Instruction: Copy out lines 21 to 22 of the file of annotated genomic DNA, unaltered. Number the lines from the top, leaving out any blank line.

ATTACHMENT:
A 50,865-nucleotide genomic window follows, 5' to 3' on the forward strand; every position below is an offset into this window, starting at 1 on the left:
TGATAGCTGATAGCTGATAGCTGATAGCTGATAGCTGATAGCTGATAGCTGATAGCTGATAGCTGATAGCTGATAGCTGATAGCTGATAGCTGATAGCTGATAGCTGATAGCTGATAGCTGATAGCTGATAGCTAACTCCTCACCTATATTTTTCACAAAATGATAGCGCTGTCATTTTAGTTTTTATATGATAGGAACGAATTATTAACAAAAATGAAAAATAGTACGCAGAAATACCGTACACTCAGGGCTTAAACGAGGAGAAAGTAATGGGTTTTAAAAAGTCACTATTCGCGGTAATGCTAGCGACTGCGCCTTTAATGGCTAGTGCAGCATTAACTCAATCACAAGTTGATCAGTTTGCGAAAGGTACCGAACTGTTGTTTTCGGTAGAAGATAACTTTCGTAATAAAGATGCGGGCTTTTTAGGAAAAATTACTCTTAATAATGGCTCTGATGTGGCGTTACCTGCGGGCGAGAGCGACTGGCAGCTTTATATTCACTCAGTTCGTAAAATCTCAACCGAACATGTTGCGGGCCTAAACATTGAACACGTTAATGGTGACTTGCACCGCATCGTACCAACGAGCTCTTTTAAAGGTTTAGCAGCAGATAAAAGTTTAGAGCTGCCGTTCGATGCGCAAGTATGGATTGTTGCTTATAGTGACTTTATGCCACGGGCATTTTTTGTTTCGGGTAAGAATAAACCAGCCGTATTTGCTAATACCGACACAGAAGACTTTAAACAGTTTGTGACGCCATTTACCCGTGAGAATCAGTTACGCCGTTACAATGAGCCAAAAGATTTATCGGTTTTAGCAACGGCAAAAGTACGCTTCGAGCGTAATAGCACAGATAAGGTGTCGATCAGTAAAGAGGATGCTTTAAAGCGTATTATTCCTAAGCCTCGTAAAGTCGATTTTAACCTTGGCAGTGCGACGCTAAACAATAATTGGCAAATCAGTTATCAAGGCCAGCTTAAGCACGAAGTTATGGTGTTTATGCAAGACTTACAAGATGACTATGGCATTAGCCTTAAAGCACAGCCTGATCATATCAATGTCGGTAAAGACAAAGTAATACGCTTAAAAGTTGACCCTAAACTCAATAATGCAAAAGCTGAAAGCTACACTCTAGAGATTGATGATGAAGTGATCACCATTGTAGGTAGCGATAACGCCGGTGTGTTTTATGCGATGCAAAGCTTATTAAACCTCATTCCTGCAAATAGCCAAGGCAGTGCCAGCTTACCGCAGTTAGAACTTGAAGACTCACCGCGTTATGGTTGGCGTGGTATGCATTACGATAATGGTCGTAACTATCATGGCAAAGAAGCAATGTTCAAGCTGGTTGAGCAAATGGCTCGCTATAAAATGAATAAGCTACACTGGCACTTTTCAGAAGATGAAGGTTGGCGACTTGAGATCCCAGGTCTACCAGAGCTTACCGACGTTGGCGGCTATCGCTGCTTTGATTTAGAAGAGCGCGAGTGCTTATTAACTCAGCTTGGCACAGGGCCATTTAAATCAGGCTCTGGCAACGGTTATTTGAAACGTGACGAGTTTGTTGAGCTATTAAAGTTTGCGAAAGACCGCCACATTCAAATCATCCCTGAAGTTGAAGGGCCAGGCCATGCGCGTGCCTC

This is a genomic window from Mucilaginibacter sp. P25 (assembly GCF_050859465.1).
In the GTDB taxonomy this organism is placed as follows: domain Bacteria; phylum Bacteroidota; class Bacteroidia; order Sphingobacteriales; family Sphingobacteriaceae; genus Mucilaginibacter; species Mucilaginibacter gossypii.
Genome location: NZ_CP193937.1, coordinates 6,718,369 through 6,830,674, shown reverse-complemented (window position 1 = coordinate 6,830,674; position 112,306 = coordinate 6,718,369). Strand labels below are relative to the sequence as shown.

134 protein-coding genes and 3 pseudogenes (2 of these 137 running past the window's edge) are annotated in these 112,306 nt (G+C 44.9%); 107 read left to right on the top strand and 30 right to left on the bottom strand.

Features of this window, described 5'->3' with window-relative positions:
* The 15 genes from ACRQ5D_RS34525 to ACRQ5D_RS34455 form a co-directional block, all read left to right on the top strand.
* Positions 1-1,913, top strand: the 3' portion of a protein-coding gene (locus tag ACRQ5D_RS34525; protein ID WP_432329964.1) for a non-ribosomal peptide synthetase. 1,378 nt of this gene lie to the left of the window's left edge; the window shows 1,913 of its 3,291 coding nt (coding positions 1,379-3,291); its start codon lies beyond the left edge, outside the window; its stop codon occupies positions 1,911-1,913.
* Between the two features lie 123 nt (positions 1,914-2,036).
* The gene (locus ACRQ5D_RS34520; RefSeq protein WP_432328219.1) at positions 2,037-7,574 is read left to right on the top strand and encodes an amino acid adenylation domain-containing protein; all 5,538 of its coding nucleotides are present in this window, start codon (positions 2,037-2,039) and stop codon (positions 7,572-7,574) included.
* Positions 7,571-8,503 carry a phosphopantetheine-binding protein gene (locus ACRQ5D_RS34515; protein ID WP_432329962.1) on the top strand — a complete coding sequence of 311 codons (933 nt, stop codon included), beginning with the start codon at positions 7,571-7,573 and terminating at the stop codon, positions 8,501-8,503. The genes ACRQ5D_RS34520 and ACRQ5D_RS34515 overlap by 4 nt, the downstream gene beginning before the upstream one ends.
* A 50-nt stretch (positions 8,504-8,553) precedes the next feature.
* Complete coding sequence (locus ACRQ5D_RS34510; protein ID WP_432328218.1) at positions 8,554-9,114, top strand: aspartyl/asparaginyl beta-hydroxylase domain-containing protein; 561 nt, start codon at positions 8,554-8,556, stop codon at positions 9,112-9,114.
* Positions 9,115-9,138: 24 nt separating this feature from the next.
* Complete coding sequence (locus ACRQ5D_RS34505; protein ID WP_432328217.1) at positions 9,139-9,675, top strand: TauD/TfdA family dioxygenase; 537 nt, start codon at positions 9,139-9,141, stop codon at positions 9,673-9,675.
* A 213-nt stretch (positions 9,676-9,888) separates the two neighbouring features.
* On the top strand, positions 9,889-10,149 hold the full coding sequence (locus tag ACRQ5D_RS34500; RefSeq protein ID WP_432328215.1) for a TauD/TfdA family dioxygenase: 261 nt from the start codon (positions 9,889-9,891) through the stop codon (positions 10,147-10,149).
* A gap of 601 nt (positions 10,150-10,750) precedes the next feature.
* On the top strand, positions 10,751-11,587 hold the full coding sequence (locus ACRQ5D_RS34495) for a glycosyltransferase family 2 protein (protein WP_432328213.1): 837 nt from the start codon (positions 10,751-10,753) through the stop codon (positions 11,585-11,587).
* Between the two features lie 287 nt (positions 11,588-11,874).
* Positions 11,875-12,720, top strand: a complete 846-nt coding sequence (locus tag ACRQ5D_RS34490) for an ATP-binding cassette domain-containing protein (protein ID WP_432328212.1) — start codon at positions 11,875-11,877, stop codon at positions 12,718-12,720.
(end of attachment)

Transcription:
* Between the two features lie 287 nt (positions 11,588-11,874).
* Positions 11,875-12,720, top strand: a complete 846-nt coding sequence (locus tag ACRQ5D_RS34490) for an ATP-binding cassette domain-containing protein (protein ID WP_432328212.1) — start codon at positions 11,875-11,877, stop codon at positions 12,718-12,720.